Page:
From the Vault: The Chrono Trigger Mixtape

(This past week my Internet was so flaky that I didn’t manage to successfully download a new mixtape. So I reviewed one of my favorite ones from, like, my youth.)

How did I learn to love hip-hop? I wasn’t always this fly. Once I didn’t know anything about music, growing up on oldies and then seeking youthful rebellion in the head-banging angst of nu metal. Two albums did the lion’s share of bringing me from there to here. The first of these was Amethyst Rockstar, by renowned slam poet Saul Williams — a hyper-intellectual, sometimes psychedelic, genre-bending dreamwork, more spoken word than rap. The second was The Chrono Trigger Mixtape Vol. #1.

Chrono Trigger is probably my favourite a video game, an old-school RPG for Super Nintendo. An epic story of time travel in a Final Fantasy style world of technology and magic, your eclectic band of characters must explore and fight in different eras, first to get home and then to prevent the coming doomsday that will leave their planet broken and ruined. Along with being fantastically fun, Chrono Trigger had one of the best soundtracks on SNES, and probably of all time. The Chrono Trigger Mixtape Vol. #1 (though there was no volume #2) takes that soundtrack, and puts rap music over it.

Amethyst Rockstar was the kind of music you could love while still turning your nose up at mainstream hip-hop, which I did for a while. In a weird way, so was The Chrono Tigger Mixtape. Chrono Trigger was the first RPG I ever played, a game I still feel compelled to run through every other year or so. Each track evoked sharp memories — some uplifting, some heart wrenching. I didn’t have to love rap to enjoy this mixtape. I just had to love Chrono Trigger.

The Chrono Trigger Mixtape was a also parody of a mixtape. The loud, annoying DJ, DJ Epoch, that comes on at the beginning of each track, cracking bad jokes about the video game — “Yo let’s keep ‘em dashing, hold that A button down, son!” — and talking dirty about the female characters…well, that made it clear that we weren’t supposed to take this album too seriously. And if the whole thing meant to be absurd, I could forgive the over-the-top gangster lyrics of 50 Cent, Cassidy, Young Jeezy, Ray Cash and the other assorted artists featured on the mixtape.

But parody is an insidious thing and, like imitation, often too close to flattery. When the mixtape hit the net mysteriously and anonymously in 2005, I had just discovered Saul Williams. A few months later I would go to college, where I quickly found more slam poetry influenced artists, like Sage Francis, and radical political rappers, like Immortal Technique. A switch was being flipped in my subconscious. When I searched the radio for music to drive to, I no longer skipped over the hip-hop stations; I lingered.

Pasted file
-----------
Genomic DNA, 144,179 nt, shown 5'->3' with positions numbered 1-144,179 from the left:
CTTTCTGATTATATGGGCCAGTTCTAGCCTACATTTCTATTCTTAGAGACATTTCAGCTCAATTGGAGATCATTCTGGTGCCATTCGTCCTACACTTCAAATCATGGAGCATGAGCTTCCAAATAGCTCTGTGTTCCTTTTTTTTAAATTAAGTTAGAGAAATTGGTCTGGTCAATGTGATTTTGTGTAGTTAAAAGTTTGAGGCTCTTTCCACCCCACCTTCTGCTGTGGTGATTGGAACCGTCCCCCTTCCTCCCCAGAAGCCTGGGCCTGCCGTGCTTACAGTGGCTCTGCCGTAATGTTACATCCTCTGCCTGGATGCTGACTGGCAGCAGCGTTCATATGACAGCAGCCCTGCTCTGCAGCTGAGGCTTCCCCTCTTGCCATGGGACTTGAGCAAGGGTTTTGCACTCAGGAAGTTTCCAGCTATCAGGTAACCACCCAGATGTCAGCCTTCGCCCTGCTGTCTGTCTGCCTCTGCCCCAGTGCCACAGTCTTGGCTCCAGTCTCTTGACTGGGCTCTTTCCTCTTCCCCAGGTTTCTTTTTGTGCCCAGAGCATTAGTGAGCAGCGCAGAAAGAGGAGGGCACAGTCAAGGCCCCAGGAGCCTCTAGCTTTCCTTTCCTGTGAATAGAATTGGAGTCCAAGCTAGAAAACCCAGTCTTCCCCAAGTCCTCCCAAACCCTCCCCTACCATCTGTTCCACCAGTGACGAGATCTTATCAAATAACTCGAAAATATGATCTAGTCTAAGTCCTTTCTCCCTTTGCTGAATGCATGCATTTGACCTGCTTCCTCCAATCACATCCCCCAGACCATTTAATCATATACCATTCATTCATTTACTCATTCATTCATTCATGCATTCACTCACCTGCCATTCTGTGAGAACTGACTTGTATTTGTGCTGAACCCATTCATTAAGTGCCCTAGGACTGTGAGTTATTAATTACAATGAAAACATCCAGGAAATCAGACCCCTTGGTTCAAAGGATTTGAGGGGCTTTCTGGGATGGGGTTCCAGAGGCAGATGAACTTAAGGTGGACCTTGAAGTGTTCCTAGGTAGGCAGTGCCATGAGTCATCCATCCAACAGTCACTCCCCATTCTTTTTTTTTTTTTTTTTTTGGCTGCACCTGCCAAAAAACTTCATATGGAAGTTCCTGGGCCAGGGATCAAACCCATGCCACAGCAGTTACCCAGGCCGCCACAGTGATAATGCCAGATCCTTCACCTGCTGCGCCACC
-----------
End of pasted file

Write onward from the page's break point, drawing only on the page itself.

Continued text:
Intellectually I came to accept and enjoy mainstream hip-hop through my respect for Saul Williams, and my knowledge that, as unconventional as he was, he respected mainstream rappers. At a visceral level, however, I was finding myself attracted to beats and rhymes, never mind the subject matter of the lyrics. I think spending months with The Chrono Trigger Mixtape on repeat had something to do with that. I bobbed my head. I enjoyed the familiar beats. I began to notice the wordplay in the lyrics, and the cleverness, and slowly, grudgingly came to respect the talent it takes to write rap.

The best part about The Chrono Trigger Mixtape is that, five years later, it stands up. It isn’t just for video game nerds, or for reluctant fans who only allow themselves to listen to hip-hop ironically. It is genuinely really good. Mashups are hard to do, and this is one of the best, most seamless I have ever heard. Amazingly, nearly all the songs sound better on the mixtape than in their original versions — especially Common’s “The Corner,” which is nearly unlistenable with its original production. The only track that falls short is the remix of Kanye West’s “Get Em’ High,” and not because it’s bad but simply because it is pretty hard to improve on the catchiest song off the best hip-hop album of the decade.

Since I first started listening to it, my tastes have matured and broadened and moved further into pop and hip-hop’s mainstream, but I still love The Chrono Trigger Mixtape. Like my annual cravings for the original game, I occasionally get the urge to put on the album and just chill to it. Part of this is nostalgia for the video game and my childhood, but part of it is nostalgia for 2005, when the grand vistas of hip-hop opened up to me and I still had a whole world of music to explore. Those were good old days, and though days are still good, there’s no days like the old days.

The original website is long gone, but you can hopefully still find The Chrono Trigger Mixtape Vol. #1, mixed by DJ Epoch, at


One response to “From the Vault: The Chrono Trigger Mixtape

  1. Didn’t Grand Auto Theft also have rap as the background?

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